I should say to the noble Earl, Lord Attlee, that there is a problem as regards over-stretch in the Armed Forces, but I do not accept what he said about over-commitment. The Government have done what they said they would do. I know that the noble Earl has had doubts about some of those issues; for example, Sierra Leone. I remember noble Lords on the Benches opposite said that we would not be withdrawing from Sierra Leone when we said we would. We have fulfilled what we said we would do, certainly in respect of Sierra Leone. I remind the noble Earl that this year has been the best year for recruitment in the Army for 10 years. There is a problem with retention and we are working extremely hard to improve that record.

I agree wholeheartedly with what the noble Earl said. The Army is not just another job. I do not think that we need any greater reminder of the Army not just being another job than on the day when Brigadier Saunders has been buried. He was a man who was going about his lawful business, unarmed, and was so cruelly attacked and murdered simply because of the

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job he did. There is no doubt in the Government's mind but that the Army, Navy and Air Force are not just any profession; they command particular respect and consideration because of the danger in which their members often find themselves. I commend the order to the House.

On Question, Motion agreed to.

Horticultural Development Council (Amendment) Order 2000

8.24 p.m.

The Minister of State, Ministry of Agriculture, Fisheries and Food (Baroness Hayman) rose to move, That the draft order laid before the House on 18th May be approved [20th Report from the Joint Committee].

The noble Baroness said: My Lords, the Horticultural Development Council was established by the Horticultural Development Council Order 1986. It is an executive non-departmental public body funded by a statutory levy on growers of horticultural produce. The main function of the council is to commission research and development on behalf of the horticulture industry, excluding apples, pears and hops.

The council raises around £3.6 million per year from the levy. Expenditure on research and development is proportional to the amount of levy raised from growers in each crop sector. Selection of research products gives due consideration to environmental benefits as well as to the needs of the industry, being directed at crop protection; reduction of input costs and chemical usage; increased efficiency and yield; and improved quality.

The HDC was subject to statutory review in 1999 when agriculture Ministers agreed that the HDC should continue for another five years. During the consultation process Ministers agreed that the levy on small growers was a burden and uneconomic for the council to collect. That has led to the amendment to the Horticultural Development Council Order which is before us today.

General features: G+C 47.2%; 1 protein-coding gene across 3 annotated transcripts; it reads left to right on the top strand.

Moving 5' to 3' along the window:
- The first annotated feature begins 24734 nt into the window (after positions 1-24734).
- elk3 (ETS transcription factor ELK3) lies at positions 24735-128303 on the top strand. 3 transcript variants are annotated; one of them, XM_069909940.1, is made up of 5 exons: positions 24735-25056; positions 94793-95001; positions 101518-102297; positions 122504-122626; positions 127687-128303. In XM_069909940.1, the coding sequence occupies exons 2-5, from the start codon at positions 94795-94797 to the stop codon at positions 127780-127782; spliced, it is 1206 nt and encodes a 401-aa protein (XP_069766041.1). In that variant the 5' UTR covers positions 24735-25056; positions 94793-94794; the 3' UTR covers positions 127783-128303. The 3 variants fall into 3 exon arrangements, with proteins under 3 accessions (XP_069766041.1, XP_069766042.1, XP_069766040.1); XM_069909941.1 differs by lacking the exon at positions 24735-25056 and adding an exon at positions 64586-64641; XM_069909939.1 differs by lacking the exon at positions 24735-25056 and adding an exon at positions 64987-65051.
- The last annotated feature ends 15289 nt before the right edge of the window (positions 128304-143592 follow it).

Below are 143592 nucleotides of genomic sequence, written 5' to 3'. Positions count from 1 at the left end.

The amending order makes two changes to the statutory levy. There are two levies: one for mushroom growers with which I shall deal later; and another for growers of other horticultural produce. That latter levy is based on a percentage of the net sales of horticultural crops and is set at 0.5 per cent. Growers with an annual net turnover of horticultural produce below £25,000 are exempted from the levy. The figure of £25,000 was set in the original 1986 legislation. Under the 1999 statutory review it was agreed that the minimum threshold should be raised to £50,000 with effect from the levy year commencing 1st October 2000. The revised threshold would reduce levy income by around £125,000 per annum. It would have minimal effect on the research and development programme and lead to a switch of saved administrative costs to that programme. Around 660

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businesses would be released from the obligation to pay the levy at an average per business of around £190 a year.

The second change in the amendment order covers the maximum rate of levy that could be paid by mushroom growers. The mushroom levy is assessed on spawn purchased for use in compost. The order provides for a maximum levy of 7p per litre of spawn purchased which is currently applied. The amendment increases the maximum rate for mushroom growers to 15p per litre of spawn. That increase will provide the HDC with the flexibility to propose an increase to the mushroom levy if it becomes necessary to raise additional funds to meet additional research requirements. All available funds collected from the mushroom levy are at present fully committed and there are serious new disease problems facing the industry. The mushroom industry has been consulted and is content, although it does not want to see an increase within the new ceiling in the near future. However, increases are allowed only following industry consultation and with the collective approval of agriculture Ministers. On that basis, I commend the order to the House.

Moved, That the draft order laid before the House on 18th May be approved [20th Report from the Joint Committee].--(Baroness Hayman.)

On Question, Motion agreed to.